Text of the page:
A new study has found that the populations of terrestrial insects have gradually declined but there has been an increase in the freshwater insect populations.
The study which has been published in the journal Science states that the average decline of a terrestrial insect was found to be almost 9 per cent per decade.
Researchers of the study said that there is an increase of freshwater insect abundance by almost 11per cent per decade.
The study was carried out by Roel Klink, Diana Bowler, Jonathan Chase, Konstantin Gongalsky, Ann Swengel, Alessandro Gentile and Jonathan Chase.
The researchers compiled data from 166 long-term surveys across 1676 globally distributed sites.
Freshwater insect populations have increased overall, perhaps owing to clean water efforts and climate change, the study stated.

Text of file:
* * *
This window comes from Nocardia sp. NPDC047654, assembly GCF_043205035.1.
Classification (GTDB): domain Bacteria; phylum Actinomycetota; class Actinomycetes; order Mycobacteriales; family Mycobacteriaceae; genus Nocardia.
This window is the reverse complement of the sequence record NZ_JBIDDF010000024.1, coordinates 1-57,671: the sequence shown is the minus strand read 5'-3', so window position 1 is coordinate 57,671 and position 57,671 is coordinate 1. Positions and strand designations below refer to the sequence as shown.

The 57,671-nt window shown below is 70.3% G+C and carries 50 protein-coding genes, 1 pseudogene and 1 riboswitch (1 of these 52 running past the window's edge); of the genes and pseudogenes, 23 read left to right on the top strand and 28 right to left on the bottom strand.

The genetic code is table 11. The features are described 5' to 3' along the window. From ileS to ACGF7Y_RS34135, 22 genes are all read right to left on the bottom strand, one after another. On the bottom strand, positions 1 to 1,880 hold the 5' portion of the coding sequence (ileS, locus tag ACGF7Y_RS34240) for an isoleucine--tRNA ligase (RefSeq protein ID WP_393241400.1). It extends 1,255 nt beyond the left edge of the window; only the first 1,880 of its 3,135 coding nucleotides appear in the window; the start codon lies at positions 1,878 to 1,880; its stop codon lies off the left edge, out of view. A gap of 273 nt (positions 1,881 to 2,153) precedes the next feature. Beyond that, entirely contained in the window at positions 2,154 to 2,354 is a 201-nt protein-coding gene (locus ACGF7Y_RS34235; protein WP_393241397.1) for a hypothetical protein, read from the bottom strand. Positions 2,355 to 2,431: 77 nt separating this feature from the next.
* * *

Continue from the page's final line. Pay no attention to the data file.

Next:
Patterns of variation suggest that local-scale drivers are likely responsible for many changes in population trends, providing hope for directed conservation actions, it added.
“We compiled data from 166 long-term surveys of insect assemblages across 1676 sites to investigate trends in insect abundances over time,” the researchers said.
The variation in insect population patterns was largely driven by strong trends in North America and some European regions, they added.
“We found some associations with potential drivers (e.g., land-use drivers), and trends in protected areas tended to be weaker,” they said.
“Our findings provide a more nuanced view of spatiotemporal patterns of insect abundance trends than previously suggested,” they added.